China has achieved a feat unparalleled in modern history: In 30 years, the nation has lifted hundreds of millions of people out of poverty; developed extensive infrastructure, commerce, and industry; and entered the ranks of middle-income countries. China now has the second-largest economy in the world, and it is on track to surpass the United States around 2030. Due to the recency and magnitude of China’s success, China has become the model that other nations look to when making their own development plans.
While it is entirely appropriate that leaders of developing countries seek to raise their citizens’ standard of living and develop their economies, they must avoid emulating China in order to avoid the worst effects of climate change and local pollution. Like the West before it, China built its development on the back of dirty energy: petroleum burned by vehicles and coal burned in power plants and industrial facilities.
China may have had little choice in how to power its growth, as clean energy options – such as solar panels, wind turbines, and electric cars – were less technologically mature and considerably more expensive than they are today. Nonetheless, China’s ferocious consumption of fossil energy has led to severe human and environmental harms. More than 60% of the country’s groundwater is polluted with toxins, the soil is contaminated with arsenic and mercury, people in northern China die more than five years early due to air pollution, and China now contributes far more than any other nation to greenhouse gas emissions and hence to global warming.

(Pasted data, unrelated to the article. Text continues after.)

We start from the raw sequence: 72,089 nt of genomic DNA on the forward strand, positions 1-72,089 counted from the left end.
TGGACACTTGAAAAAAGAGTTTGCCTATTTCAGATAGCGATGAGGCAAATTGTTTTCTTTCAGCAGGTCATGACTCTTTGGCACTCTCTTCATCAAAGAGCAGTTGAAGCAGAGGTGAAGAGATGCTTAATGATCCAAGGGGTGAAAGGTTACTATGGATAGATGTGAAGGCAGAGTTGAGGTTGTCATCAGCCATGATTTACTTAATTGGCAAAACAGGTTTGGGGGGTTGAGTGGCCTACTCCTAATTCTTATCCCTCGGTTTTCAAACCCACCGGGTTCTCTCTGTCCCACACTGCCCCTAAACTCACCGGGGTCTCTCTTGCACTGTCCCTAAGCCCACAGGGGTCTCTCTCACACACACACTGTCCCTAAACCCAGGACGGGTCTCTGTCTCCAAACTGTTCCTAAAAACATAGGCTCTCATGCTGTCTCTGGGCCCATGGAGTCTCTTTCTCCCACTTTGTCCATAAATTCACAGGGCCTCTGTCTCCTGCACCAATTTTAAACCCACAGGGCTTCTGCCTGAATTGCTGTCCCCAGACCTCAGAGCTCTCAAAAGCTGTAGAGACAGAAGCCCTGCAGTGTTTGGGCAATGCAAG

In recent years, China has come to recognize the severity of the problems caused by fossil fuel-based development, and the government has begun taking dramatic and praiseworthy steps to curb pollution while using clean energy to power economic growth. China has cancelled more than 100 planned and under-construction coal plants, has temporarily shut down tens of thousands of factories as part of a new effort to rigorously enforce environmental laws, and has pledged to invest nearly $400 billion in clean energy by 2020 – creating up 10 to million green jobs in the process.
Growth In Developing Nations Could Bust The World’s Carbon Budget
Unlike polluted land and water that primarily affect local residents, greenhouse gas emissions have negative impacts at global scale. The International Panel on Climate Change (IPCC) has found that in order to have a 66% chance of keeping the world below 2°C of warming, humanity cannot emit more than one trillion tons of carbon dioxide, in total across time – our “carbon budget.”
As of 2017, humans have already emitted 62% of that limit, and we are on track to exceed the limit in 2036. In order to avoid 2°C of warming, global emissions must decline to near-zero by 2050 and must become negative (that is, removing more CO2 from the air than is added) in the second half of the century.
Even if global population and economic development were to remain stable, achieving these emissions cuts would require a heroic effort. But the world is not static. Many countries are still growing, industrializing, and urbanizing. GDP adjusted for purchasing power parity (PPP) is a rough way to examine some of these development trends.
Many people are aware of China’s rise, but fewer notice that similar growth is happening across the developing world. In 2016, India’s PPP-adjusted GDP was the same as China’s just ten years before, in 2006. Sub-Saharan Africa, collectively, is roughly as productive as China was in 1997. Two other huge countries, Brazil and Indonesia, are similar to China in the mid-1990s. This growth will drive world energy demand – the International Energy Agency forecasts global energy demand will rise 30% between 2017 and 2040 (the equivalent of adding another China and India’s worth of demand), with two-thirds of that growth coming from developing countries in the Asia-Pacific region.